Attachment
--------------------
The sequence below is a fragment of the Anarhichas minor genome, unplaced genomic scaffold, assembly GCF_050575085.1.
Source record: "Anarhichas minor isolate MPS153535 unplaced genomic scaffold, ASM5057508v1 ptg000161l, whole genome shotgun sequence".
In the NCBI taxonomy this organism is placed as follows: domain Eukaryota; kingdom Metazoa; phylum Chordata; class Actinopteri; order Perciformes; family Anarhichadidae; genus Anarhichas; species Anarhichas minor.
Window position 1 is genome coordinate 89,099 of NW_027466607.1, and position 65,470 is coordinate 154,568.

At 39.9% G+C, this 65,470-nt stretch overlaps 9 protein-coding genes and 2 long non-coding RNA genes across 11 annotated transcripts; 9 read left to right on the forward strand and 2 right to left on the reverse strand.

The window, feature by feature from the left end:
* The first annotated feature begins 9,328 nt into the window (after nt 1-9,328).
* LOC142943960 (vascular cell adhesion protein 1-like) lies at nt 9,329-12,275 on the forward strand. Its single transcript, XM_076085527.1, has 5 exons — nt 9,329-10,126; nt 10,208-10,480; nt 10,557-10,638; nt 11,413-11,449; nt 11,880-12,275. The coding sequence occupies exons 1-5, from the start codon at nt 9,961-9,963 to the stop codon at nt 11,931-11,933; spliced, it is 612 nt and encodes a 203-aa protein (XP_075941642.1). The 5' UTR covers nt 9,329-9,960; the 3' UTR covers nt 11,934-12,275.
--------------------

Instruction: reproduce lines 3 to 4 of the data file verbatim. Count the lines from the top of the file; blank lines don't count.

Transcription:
In the NCBI taxonomy this organism is placed as follows: domain Eukaryota; kingdom Metazoa; phylum Chordata; class Actinopteri; order Perciformes; family Anarhichadidae; genus Anarhichas; species Anarhichas minor.
Window position 1 is genome coordinate 89,099 of NW_027466607.1, and position 65,470 is coordinate 154,568.